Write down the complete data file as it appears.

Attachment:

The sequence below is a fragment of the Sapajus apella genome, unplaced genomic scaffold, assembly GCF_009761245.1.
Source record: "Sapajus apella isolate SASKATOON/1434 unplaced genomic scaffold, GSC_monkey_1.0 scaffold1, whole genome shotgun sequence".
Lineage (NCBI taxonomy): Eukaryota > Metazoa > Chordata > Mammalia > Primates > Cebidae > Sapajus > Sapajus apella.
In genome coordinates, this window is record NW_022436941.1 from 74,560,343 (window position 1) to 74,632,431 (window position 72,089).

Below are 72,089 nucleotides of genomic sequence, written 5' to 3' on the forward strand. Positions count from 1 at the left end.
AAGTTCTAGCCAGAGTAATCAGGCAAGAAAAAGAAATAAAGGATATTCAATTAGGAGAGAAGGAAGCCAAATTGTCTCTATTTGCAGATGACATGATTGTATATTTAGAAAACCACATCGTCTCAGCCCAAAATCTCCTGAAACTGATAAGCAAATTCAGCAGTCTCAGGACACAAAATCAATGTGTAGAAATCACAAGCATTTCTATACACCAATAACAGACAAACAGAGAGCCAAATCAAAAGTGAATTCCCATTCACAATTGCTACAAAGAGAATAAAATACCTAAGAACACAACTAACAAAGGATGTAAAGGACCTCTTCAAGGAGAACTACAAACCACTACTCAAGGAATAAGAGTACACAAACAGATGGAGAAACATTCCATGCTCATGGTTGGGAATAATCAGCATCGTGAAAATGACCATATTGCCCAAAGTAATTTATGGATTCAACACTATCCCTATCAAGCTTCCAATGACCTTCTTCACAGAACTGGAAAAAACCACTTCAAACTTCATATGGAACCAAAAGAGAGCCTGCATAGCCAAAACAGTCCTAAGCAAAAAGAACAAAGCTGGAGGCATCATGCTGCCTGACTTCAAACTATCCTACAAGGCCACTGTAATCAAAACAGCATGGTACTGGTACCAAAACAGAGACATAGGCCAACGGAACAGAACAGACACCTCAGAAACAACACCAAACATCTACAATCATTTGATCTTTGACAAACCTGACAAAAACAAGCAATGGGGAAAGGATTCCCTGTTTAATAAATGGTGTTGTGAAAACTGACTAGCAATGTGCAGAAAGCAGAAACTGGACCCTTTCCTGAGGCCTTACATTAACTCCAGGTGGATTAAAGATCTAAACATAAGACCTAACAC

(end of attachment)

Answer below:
The sequence below is a fragment of the Sapajus apella genome, unplaced genomic scaffold, assembly GCF_009761245.1.
Source record: "Sapajus apella isolate SASKATOON/1434 unplaced genomic scaffold, GSC_monkey_1.0 scaffold1, whole genome shotgun sequence".
Lineage (NCBI taxonomy): Eukaryota > Metazoa > Chordata > Mammalia > Primates > Cebidae > Sapajus > Sapajus apella.
In genome coordinates, this window is record NW_022436941.1 from 74,560,343 (window position 1) to 74,632,431 (window position 72,089).

Below are 72,089 nucleotides of genomic sequence, written 5' to 3' on the forward strand. Positions count from 1 at the left end.
AAGTTCTAGCCAGAGTAATCAGGCAAGAAAAAGAAATAAAGGATATTCAATTAGGAGAGAAGGAAGCCAAATTGTCTCTATTTGCAGATGACATGATTGTATATTTAGAAAACCACATCGTCTCAGCCCAAAATCTCCTGAAACTGATAAGCAAATTCAGCAGTCTCAGGACACAAAATCAATGTGTAGAAATCACAAGCATTTCTATACACCAATAACAGACAAACAGAGAGCCAAATCAAAAGTGAATTCCCATTCACAATTGCTACAAAGAGAATAAAATACCTAAGAACACAACTAACAAAGGATGTAAAGGACCTCTTCAAGGAGAACTACAAACCACTACTCAAGGAATAAGAGTACACAAACAGATGGAGAAACATTCCATGCTCATGGTTGGGAATAATCAGCATCGTGAAAATGACCATATTGCCCAAAGTAATTTATGGATTCAACACTATCCCTATCAAGCTTCCAATGACCTTCTTCACAGAACTGGAAAAAACCACTTCAAACTTCATATGGAACCAAAAGAGAGCCTGCATAGCCAAAACAGTCCTAAGCAAAAAGAACAAAGCTGGAGGCATCATGCTGCCTGACTTCAAACTATCCTACAAGGCCACTGTAATCAAAACAGCATGGTACTGGTACCAAAACAGAGACATAGGCCAACGGAACAGAACAGACACCTCAGAAACAACACCAAACATCTACAATCATTTGATCTTTGACAAACCTGACAAAAACAAGCAATGGGGAAAGGATTCCCTGTTTAATAAATGGTGTTGTGAAAACTGACTAGCAATGTGCAGAAAGCAGAAACTGGACCCTTTCCTGAGGCCTTACATTAACTCCAGGTGGATTAAAGATCTAAACATAAGACCTAACAC